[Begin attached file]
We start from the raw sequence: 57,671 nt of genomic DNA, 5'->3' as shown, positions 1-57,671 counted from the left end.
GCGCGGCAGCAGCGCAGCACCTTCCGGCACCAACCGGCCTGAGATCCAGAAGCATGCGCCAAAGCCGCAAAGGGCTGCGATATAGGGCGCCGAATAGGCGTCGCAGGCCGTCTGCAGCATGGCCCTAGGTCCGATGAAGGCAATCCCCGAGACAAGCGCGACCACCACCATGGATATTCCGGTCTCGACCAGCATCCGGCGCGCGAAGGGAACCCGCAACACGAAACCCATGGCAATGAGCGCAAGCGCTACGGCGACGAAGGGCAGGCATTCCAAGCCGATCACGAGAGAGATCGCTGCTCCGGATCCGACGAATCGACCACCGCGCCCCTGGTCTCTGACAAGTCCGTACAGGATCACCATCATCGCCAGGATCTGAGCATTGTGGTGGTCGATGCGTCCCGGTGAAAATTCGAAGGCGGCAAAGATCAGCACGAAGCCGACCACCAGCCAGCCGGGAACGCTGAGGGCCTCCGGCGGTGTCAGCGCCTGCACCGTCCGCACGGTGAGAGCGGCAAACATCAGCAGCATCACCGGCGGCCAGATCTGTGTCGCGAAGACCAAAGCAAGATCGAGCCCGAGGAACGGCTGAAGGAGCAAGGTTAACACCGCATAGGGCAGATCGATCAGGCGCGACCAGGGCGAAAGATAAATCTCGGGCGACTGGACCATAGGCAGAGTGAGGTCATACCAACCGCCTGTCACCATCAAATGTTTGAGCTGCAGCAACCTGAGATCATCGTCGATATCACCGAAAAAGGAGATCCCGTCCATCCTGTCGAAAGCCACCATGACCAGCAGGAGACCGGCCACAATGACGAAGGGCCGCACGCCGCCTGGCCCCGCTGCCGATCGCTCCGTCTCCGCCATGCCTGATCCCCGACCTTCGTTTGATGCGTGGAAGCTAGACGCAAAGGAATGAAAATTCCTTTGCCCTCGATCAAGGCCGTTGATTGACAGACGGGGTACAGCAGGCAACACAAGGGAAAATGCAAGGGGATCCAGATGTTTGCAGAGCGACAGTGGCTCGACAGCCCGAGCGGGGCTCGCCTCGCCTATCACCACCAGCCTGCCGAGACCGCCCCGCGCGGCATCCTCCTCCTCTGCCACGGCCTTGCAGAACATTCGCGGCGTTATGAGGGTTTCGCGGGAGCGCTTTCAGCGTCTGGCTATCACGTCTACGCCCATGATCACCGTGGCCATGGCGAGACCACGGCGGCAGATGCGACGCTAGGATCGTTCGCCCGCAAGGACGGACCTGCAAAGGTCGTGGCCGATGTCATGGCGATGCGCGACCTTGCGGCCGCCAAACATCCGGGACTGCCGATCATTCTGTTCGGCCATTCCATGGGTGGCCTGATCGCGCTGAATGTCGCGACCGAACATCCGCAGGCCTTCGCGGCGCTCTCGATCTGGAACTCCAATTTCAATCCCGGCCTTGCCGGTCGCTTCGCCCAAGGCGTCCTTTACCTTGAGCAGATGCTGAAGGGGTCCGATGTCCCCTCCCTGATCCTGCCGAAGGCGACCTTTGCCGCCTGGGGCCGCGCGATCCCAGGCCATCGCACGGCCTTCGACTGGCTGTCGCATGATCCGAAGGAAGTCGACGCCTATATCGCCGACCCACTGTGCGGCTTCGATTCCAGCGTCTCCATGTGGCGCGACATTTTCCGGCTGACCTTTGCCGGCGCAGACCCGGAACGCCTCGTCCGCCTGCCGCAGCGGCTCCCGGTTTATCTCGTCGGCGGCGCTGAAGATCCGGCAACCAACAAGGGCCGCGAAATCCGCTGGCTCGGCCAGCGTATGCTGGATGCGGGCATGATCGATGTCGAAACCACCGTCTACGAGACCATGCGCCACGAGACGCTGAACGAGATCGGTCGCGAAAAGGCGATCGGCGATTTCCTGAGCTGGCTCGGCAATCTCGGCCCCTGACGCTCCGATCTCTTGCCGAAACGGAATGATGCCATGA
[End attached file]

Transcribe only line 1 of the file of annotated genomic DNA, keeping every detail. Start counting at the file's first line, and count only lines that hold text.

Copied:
We start from the raw sequence: 57,671 nt of genomic DNA, 5'->3' as shown, positions 1-57,671 counted from the left end.